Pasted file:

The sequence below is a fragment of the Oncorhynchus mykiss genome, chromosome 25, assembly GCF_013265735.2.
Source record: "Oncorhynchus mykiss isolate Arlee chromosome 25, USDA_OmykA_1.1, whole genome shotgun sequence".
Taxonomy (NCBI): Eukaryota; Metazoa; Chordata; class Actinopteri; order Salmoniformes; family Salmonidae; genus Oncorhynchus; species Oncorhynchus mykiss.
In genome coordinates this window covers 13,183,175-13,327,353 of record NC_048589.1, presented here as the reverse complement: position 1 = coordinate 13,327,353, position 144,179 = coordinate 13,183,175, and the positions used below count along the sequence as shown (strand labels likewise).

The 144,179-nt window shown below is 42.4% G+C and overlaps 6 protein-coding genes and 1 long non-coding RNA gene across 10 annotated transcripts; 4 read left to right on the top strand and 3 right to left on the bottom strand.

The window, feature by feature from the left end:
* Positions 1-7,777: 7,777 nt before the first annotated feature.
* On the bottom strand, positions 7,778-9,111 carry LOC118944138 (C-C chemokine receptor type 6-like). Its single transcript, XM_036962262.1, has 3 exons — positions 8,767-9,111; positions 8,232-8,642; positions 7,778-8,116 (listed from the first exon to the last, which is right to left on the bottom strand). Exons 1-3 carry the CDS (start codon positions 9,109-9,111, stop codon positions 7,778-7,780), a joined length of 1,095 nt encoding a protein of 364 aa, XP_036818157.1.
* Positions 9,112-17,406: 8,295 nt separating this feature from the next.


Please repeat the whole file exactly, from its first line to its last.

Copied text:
The sequence below is a fragment of the Oncorhynchus mykiss genome, chromosome 25, assembly GCF_013265735.2.
Source record: "Oncorhynchus mykiss isolate Arlee chromosome 25, USDA_OmykA_1.1, whole genome shotgun sequence".
Taxonomy (NCBI): Eukaryota; Metazoa; Chordata; class Actinopteri; order Salmoniformes; family Salmonidae; genus Oncorhynchus; species Oncorhynchus mykiss.
In genome coordinates this window covers 13,183,175-13,327,353 of record NC_048589.1, presented here as the reverse complement: position 1 = coordinate 13,327,353, position 144,179 = coordinate 13,183,175, and the positions used below count along the sequence as shown (strand labels likewise).

The 144,179-nt window shown below is 42.4% G+C and overlaps 6 protein-coding genes and 1 long non-coding RNA gene across 10 annotated transcripts; 4 read left to right on the top strand and 3 right to left on the bottom strand.

The window, feature by feature from the left end:
* Positions 1-7,777: 7,777 nt before the first annotated feature.
* On the bottom strand, positions 7,778-9,111 carry LOC118944138 (C-C chemokine receptor type 6-like). Its single transcript, XM_036962262.1, has 3 exons — positions 8,767-9,111; positions 8,232-8,642; positions 7,778-8,116 (listed from the first exon to the last, which is right to left on the bottom strand). Exons 1-3 carry the CDS (start codon positions 9,109-9,111, stop codon positions 7,778-7,780), a joined length of 1,095 nt encoding a protein of 364 aa, XP_036818157.1.
* Positions 9,112-17,406: 8,295 nt separating this feature from the next.